During the COVID pandemic, the demand for plastic surgery has actually increased. Once plastic surgeons opened their offices for elective procedures, thousands of Americans flocked to their doors.
In fact, Botox injections and breast augmentation are the most commonly sought procedures during COVID. The growing demand illustrates that patients are confident in their plastic surgeons’ ability to reopen and resume plastic surgery procedures safely.
But is it safe to have plastic surgery during COVID? What are the risks? And how can you protect yourself if you decide to get plastic surgery? We’ll explore the answers to determine how safe plastic surgery is during COVID.
What are the Risks of Plastic Surgery During COVID?
Several risks threaten individuals who want plastic surgery:
Compromised Immune System
The most significant danger for plastic surgery patients is that their immune system will be compromised and susceptible to the Coronavirus. This is particularly alarming because perfectly healthy adults may contract Coronavirus, and it could kill them as opposed to their normal circumstances where the virus would barely affect them.
Taking a Hospital Bed from A COVID Sufferer
While many cosmetic procedures are done in the office, there is still a chance of complications and infections. If a complication arises, the patient would need to go to the hospital. They would potentially take away a bed that would possibly be used for COVID victims.
All procedures, even the most routine outpatient procedure, can have complications. If you were to contract Coronavirus while in a weakened state after surgery, you could die. That’s why many doctors strongly suggest that people should wait until the pandemic is under control before electing to have any plastic surgery.
What the Experts Recommend
The American College of Surgeons recommends that individuals should thoughtfully evaluate the necessity of scheduled elective procedures. They recommend postponing or canceling electively scheduled operations or other invasive procedures.
The reason for this is to keep essential care equipment, beds, ventilators, and supplies available for treating those who are struggling to beat the Coronavirus. And to keep asymptomatic patients from spreading the COVID-19 virus to other patients and health care providers.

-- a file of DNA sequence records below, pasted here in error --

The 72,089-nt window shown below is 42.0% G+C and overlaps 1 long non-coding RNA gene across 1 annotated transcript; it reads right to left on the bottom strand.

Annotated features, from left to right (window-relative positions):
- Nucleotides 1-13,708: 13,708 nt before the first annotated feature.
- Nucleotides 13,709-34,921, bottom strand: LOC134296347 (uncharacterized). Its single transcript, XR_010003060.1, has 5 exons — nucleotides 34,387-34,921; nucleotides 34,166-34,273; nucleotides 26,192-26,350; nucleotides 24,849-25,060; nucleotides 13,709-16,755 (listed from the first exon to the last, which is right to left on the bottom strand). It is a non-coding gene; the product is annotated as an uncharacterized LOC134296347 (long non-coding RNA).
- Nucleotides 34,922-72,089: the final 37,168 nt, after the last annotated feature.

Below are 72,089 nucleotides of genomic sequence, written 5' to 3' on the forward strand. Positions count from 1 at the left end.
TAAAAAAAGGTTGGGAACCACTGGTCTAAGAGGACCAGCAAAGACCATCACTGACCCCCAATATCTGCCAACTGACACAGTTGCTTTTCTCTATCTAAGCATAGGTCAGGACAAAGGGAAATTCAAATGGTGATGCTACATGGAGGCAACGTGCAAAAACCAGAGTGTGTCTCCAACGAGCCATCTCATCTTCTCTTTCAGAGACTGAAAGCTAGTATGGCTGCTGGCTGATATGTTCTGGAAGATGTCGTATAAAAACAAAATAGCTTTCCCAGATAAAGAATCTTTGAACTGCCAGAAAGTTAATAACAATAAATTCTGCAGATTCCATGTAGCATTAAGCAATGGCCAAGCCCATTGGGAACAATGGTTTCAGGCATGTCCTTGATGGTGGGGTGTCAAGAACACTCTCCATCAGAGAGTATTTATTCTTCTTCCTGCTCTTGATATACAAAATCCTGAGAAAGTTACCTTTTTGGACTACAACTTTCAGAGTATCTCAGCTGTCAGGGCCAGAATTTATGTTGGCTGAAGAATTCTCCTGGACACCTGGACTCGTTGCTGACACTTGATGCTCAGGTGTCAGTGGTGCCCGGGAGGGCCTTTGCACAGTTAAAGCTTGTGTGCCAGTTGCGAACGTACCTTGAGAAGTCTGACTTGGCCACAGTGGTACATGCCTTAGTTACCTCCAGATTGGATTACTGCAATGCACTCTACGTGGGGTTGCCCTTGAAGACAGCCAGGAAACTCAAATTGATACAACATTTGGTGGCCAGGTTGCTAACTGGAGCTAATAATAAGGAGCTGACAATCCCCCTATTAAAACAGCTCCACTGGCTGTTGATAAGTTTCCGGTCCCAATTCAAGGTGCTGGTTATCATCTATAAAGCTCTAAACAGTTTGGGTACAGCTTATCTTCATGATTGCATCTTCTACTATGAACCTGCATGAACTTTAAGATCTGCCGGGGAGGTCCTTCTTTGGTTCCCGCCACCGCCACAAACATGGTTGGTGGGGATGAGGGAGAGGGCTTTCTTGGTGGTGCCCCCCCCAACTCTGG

How to Protect Yourself if You Do Decide to Have Plastic Surgery
You can do a few things to keep yourself safe if you decide to have plastic surgery.
Choosing a Certified Plastic Surgeon:
To ensure you are in good hands, you’ll want to choose a plastic surgeon that is certified by the American Board of Plastic Surgery (ASPS) and that they are following all the safety guidelines dictated by the ASPS and CDC concerning COVID. These CDC guidelines include:
- Placing visual signs educating patients about proper hand and respiratory hygiene and etiquette.
- Maintaining social distancing as much as possible.
- Limiting visitors to only essential people for the patient’s physical and emotional care.
- Reporting hospital capacity information to the HHS Protect.
Leading Up to the Surgery
Before going into surgery, you should isolate or quarantine yourself for two weeks before the procedure. By limiting your contact, you’ll minimize exposure and reduce the risk of infection. This not only safeguards you but the professionals who will be administering the procedure.
Going into Surgery
Right before your procedure, you should follow safety guidelines to minimize the possibility of COVID infection. The CDC issued several guidelines for infection prevention and control in healthcare facilities during COVID-19:
- Wear a cloth face-covering properly to the office or hospital.
- Maintain physical distance as much as possible
- Do not wait in common areas.
- Limit visitors to only essential people.
- Isolate for two weeks after the procedure to give your immune system time to heal.
By following these guidelines, it should be relatively safe to have your procedure. Although depending on the type of procedure, your immune system could be weakened, so you’ll want to be even more careful after the procedure.
Having Plastic Surgery During COVID
While it is safe to have elective surgery with a board-certified plastic surgeon during the COVID pandemic, the experts ask that you postpone or cancel. Still, many Americans, despite this request, are continuing to have procedures done.
Because it is less invasive, Botox is a non-surgical injection that can be done in the office. Non-surgical procedures have relatively low chances of contracting the Coronavirus as long as the plastic surgeon follows the office’s health and safety guidelines. You should not be concerned about your safety to have these types of procedures.
Other surgical procedures, like breast augmentation, are more complex and could weaken your immune system. These procedures will increase your risk of infection from COVID. You should seriously consider the risks and recommendations of your plastic surgeon before scheduling an elective surgical procedure.